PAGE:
Employees leave their jobs over travel policies


What impact do travel policies have on productivity? HRM takes a look at the latest work-travel research.

Travel has a high impact on a business’ bottom line, employee engagement and productivity, new research says.

The information comes from two separate studies, one Australian and the other from the US. Australian research from Amadeus, which will be of interest to anyone in HR in charge of travel policies, found that 44 per cent of all professionals would leave a job due to a poor travel policy while half said a company’s travel policy would impact their decision to take a job.

Ingrid Picard, Head of Corporate Travel Solutions at Amadeus Asia Pacific, says the research shows that effective travel policies are even more important for executives who travel frequently, adding that this is often an organisation’s senior executive team.

“Seventy-five per cent of people travelling at least once a week said they would leave a job because of a poor travel policy, with this number increasing to 93 per cent for people travelling every two to three weeks.”

Perhaps more surprising, the return on investment for business travel is $12.50 for every dollar invested, according to survey and econometric research prepared by Oxford Economics for the US Travel association.

The bottom line impact of travel

The above figures were generated for organisations who have an interest in business travel, so you would have a right to be sceptical. But they make sense in context.

A lot of businesses rely on travel to maintain relationships with existing clients, and to finalise deals with new ones. According to the Oxford Economics research, 49 per cent of business travellers say customers require an in person meeting (with 28 per cent saying customers preferred it).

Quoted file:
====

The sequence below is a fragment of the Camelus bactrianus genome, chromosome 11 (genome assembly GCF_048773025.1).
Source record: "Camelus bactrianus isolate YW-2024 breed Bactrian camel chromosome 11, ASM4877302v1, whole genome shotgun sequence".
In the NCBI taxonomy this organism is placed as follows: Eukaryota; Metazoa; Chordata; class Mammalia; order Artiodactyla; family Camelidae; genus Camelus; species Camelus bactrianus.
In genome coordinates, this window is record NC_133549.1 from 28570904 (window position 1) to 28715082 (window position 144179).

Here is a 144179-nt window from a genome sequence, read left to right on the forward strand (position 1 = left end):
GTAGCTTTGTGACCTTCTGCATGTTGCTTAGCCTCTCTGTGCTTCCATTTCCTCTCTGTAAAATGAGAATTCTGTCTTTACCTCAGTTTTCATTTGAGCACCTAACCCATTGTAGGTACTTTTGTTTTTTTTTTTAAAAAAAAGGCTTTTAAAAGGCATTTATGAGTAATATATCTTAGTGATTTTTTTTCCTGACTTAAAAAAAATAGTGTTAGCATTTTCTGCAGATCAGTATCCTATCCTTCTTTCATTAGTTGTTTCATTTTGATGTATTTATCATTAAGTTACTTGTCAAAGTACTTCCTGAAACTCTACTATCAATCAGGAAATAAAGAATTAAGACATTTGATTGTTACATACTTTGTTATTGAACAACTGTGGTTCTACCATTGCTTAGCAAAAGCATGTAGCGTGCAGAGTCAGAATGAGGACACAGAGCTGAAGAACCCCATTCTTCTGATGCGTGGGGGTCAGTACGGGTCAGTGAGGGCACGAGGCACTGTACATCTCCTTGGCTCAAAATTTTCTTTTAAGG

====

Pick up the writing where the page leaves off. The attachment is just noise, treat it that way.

Meanwhile, a little over 40 per cent of executives and business travellers estimated they converted prospects into clients with an in-person meeting, with 85 per cent saying that virtual meetings are less effective.

Maybe someday in the future virtual reality will make it more feasible to manage these things from the one location, but until then travel will remain important.

Source: Oxford Economics report

Travel also has an impact when it comes to attending trade shows, exhibitions, conventions and conferences – where a lot of companies first meet prospective clients. Beyond that some companies fly customers in, or get their employees to travel either for training or as a reward for good work.

So what is a ‘poor’ travel policy?

“Travel is a huge part of many people’s work lives and if not managed well, it can add a lot of stress at work, and at home,” says Picard.

Here are some of the things that make for poor travel policies:

  • Laborious approvals process
  • Too many connecting flights (best fare of the day policy, as opposed to most convenient)
  • Being locked into plans, and not being able to change them on the go
  • Complex and time-consuming expense claims process

If you are tasked with writing the company’s travel policy, here are four things 30SecondsToFly says you should bear in mind:

  • List every item that your organisation is happy to pay for, along with any limitations or recommendations they need to know about. For example, if you have a price limit or a preferred supplier of hotels, make sure staff are aware.